Welcome DSN’s Newest Member, Dr. Al Dove

One of my favorite posts to write is welcoming a new member to the DSN team.  With great interest I began following Deep Type Flow about a year ago.  Since then I have watched a new and original voice join the marine blogosphere. And I have become entranced with Al and his blog. Some of my favorite posts include the explanation of when we can stop sampling and have a beer and species accumulation curves (the sad SACS they are), this insightful post calling on us all to refocus, this post reminding us of the biggest oceans wins of 2010, this excellent photo post of field work in Mexico, and this post on understanding the movements of sunfish and whale sharks. I could spend the rest of this post just listing my favorite posts from Deep Type Flow.  Clearly I could not let excellent marine content be on any other blog than DSN.

Of course all this rich and excellent content is to be expected from Dr. Alistair Dove.  His research in zoology and parasitology culminated in a Ph.D. from the University of Queensland and his current position as Senior Scientist at Georgia Aquarium in Atlanta. He also holds appointments at the University of Georgia and the Georgia Institute of Technology.  He has held positions at the Wildlife Conservation SocietyCornell University, and Stony Brook University. Clearly this is an exemplary career of the highest pedigree. His scientific publication record makes other scientists drool or cry themselves to sleep at night. His combined publications on parasites, whale sharks, and ecology have drawn hundreds of citations.  Clearly I could not let an excellent marine scientist be on any other blog than DSN.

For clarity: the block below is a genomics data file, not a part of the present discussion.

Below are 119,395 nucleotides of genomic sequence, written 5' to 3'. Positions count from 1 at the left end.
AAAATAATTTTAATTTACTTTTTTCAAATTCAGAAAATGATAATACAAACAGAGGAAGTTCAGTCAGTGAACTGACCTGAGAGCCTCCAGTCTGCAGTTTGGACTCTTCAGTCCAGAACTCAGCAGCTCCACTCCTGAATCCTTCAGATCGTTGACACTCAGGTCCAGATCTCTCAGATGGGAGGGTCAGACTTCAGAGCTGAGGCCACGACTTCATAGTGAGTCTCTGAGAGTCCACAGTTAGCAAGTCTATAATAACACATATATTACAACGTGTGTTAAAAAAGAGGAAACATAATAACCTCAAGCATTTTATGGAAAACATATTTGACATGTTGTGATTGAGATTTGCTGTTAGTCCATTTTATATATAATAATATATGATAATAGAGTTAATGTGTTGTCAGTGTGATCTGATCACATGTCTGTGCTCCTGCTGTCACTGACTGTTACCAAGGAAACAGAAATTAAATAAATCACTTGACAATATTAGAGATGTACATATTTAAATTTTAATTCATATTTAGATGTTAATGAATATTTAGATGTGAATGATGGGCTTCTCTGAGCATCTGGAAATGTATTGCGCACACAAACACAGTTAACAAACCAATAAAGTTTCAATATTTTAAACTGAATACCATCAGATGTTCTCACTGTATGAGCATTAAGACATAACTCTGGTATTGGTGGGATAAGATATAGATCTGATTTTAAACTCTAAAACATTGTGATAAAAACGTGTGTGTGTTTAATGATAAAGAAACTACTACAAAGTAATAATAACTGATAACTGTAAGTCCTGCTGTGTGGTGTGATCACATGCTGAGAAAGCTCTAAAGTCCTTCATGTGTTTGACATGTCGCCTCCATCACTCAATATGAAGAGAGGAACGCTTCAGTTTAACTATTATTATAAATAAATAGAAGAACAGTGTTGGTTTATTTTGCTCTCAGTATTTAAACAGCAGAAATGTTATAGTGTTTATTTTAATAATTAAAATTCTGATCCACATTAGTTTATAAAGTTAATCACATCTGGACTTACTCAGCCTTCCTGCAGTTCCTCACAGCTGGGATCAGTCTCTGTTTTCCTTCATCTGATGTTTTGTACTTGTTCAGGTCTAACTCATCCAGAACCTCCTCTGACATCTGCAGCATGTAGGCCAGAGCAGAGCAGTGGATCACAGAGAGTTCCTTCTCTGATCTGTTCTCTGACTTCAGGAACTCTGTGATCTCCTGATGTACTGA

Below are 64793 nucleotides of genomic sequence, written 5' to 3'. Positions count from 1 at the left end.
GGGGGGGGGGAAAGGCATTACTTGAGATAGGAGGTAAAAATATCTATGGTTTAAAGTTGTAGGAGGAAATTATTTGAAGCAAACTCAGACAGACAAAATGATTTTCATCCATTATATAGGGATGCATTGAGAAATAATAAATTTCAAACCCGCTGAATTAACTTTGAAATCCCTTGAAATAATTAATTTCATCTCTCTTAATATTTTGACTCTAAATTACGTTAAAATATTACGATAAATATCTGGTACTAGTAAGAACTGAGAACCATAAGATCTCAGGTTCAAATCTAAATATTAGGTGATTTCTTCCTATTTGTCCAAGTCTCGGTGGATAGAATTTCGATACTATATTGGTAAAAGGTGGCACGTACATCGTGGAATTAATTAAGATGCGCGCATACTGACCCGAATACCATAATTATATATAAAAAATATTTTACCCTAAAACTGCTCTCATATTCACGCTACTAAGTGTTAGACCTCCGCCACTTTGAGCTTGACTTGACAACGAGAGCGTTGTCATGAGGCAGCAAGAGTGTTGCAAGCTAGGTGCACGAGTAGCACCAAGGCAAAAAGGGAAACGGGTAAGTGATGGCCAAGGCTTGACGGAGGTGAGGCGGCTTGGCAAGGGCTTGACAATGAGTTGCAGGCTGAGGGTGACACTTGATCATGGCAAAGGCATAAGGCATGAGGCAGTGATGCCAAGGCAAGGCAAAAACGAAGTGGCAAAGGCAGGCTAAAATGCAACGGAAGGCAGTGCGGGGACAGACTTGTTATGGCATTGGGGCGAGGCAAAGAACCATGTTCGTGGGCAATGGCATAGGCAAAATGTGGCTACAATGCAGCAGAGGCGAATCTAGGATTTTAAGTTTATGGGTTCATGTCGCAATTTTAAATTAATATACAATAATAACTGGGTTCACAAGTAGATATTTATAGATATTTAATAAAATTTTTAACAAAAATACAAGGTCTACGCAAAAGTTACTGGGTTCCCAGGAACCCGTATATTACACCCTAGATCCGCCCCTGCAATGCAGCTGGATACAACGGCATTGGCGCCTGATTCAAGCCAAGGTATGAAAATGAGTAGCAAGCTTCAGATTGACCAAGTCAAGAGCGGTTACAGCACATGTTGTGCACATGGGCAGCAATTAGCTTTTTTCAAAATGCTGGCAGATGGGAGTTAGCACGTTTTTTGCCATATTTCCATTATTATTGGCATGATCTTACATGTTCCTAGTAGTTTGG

But it doesn’t stop with mastery of the extended outreach and swift research styles of sci-fu.  Grants? Al’s got them. Photography awards? Al’s got them too. So as Al’s kicking ass and taking names across the planet, welcome him to DSN in the comments below.

Dr. M (1729 Posts)

Craig McClain is the Assistant Director of Science for the National Evolutionary Synthesis Center, a National Science Foundation supported initiative. He has conducted deep-sea research for 20 years and published over 50 papers in the area. He has participated in and led dozens of oceanographic expeditions taken him to the Antarctic and the most remote regions of the Pacific and Atlantic. Craig’s research focuses on how energy drives the biology of marine invertebrates from individuals to ecosystems, specifically, seeking to uncover how organisms are adapted to different levels of carbon availability, i.e. food, and how this determines the kinds and number of species in different parts of the oceans. Craig’s research has been featured on National Public Radio, Discovery Channel, Fox News, National Geographic and ABC News. In addition to his scientific research, Craig also advocates the need for scientists to connect with the public and is the founder and chief editor of the acclaimed Deep-Sea News (http://deepseanews.com/), a popular ocean-themed blog that has won numerous awards. His writing has been featured in Cosmos, Science Illustrated, American Scientist, Wired, Mental Floss, and the Open Lab: The Best Science Writing on the Web. His forthcoming book, Science of the South (http://www.scienceofthesouth.com/), connects cultural icons of South such as pecan pie with the science behind them.

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